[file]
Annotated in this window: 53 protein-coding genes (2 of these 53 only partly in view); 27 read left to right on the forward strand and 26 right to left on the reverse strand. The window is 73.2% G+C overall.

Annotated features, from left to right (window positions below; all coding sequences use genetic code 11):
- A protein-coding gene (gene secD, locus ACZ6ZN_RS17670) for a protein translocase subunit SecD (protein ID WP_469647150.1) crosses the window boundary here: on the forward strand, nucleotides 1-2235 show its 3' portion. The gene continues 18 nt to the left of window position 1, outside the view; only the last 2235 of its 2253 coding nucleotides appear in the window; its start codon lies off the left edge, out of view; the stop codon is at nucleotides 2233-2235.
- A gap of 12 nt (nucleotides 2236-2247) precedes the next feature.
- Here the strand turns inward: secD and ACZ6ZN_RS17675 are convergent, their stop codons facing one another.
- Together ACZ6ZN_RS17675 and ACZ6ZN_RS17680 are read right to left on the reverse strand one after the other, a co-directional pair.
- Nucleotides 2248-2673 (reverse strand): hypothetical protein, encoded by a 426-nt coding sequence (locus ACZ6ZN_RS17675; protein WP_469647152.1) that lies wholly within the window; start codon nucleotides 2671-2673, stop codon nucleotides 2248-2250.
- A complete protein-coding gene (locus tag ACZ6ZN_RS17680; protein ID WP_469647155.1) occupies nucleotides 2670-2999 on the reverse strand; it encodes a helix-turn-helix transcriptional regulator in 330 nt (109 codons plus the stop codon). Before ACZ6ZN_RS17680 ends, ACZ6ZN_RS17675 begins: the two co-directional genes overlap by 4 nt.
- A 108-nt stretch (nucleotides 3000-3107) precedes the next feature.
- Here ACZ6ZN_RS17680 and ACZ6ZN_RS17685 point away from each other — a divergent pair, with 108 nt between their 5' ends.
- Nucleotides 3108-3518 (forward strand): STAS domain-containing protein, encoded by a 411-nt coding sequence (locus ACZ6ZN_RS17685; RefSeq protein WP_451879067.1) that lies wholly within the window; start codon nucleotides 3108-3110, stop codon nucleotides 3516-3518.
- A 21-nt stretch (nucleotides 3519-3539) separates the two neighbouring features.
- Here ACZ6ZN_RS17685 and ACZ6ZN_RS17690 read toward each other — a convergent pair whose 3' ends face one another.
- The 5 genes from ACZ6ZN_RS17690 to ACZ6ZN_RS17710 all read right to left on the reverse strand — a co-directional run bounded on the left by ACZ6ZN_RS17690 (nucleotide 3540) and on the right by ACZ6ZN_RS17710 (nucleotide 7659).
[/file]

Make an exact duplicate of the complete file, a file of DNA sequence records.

Annotated in this window: 53 protein-coding genes (2 of these 53 only partly in view); 27 read left to right on the forward strand and 26 right to left on the reverse strand. The window is 73.2% G+C overall.

Annotated features, from left to right (window positions below; all coding sequences use genetic code 11):
- A protein-coding gene (gene secD, locus ACZ6ZN_RS17670) for a protein translocase subunit SecD (protein ID WP_469647150.1) crosses the window boundary here: on the forward strand, nucleotides 1-2235 show its 3' portion. The gene continues 18 nt to the left of window position 1, outside the view; only the last 2235 of its 2253 coding nucleotides appear in the window; its start codon lies off the left edge, out of view; the stop codon is at nucleotides 2233-2235.
- A gap of 12 nt (nucleotides 2236-2247) precedes the next feature.
- Here the strand turns inward: secD and ACZ6ZN_RS17675 are convergent, their stop codons facing one another.
- Together ACZ6ZN_RS17675 and ACZ6ZN_RS17680 are read right to left on the reverse strand one after the other, a co-directional pair.
- Nucleotides 2248-2673 (reverse strand): hypothetical protein, encoded by a 426-nt coding sequence (locus ACZ6ZN_RS17675; protein WP_469647152.1) that lies wholly within the window; start codon nucleotides 2671-2673, stop codon nucleotides 2248-2250.
- A complete protein-coding gene (locus tag ACZ6ZN_RS17680; protein ID WP_469647155.1) occupies nucleotides 2670-2999 on the reverse strand; it encodes a helix-turn-helix transcriptional regulator in 330 nt (109 codons plus the stop codon). Before ACZ6ZN_RS17680 ends, ACZ6ZN_RS17675 begins: the two co-directional genes overlap by 4 nt.
- A 108-nt stretch (nucleotides 3000-3107) precedes the next feature.
- Here ACZ6ZN_RS17680 and ACZ6ZN_RS17685 point away from each other — a divergent pair, with 108 nt between their 5' ends.
- Nucleotides 3108-3518 (forward strand): STAS domain-containing protein, encoded by a 411-nt coding sequence (locus ACZ6ZN_RS17685; RefSeq protein WP_451879067.1) that lies wholly within the window; start codon nucleotides 3108-3110, stop codon nucleotides 3516-3518.
- A 21-nt stretch (nucleotides 3519-3539) separates the two neighbouring features.
- Here ACZ6ZN_RS17685 and ACZ6ZN_RS17690 read toward each other — a convergent pair whose 3' ends face one another.
- The 5 genes from ACZ6ZN_RS17690 to ACZ6ZN_RS17710 all read right to left on the reverse strand — a co-directional run bounded on the left by ACZ6ZN_RS17690 (nucleotide 3540) and on the right by ACZ6ZN_RS17710 (nucleotide 7659).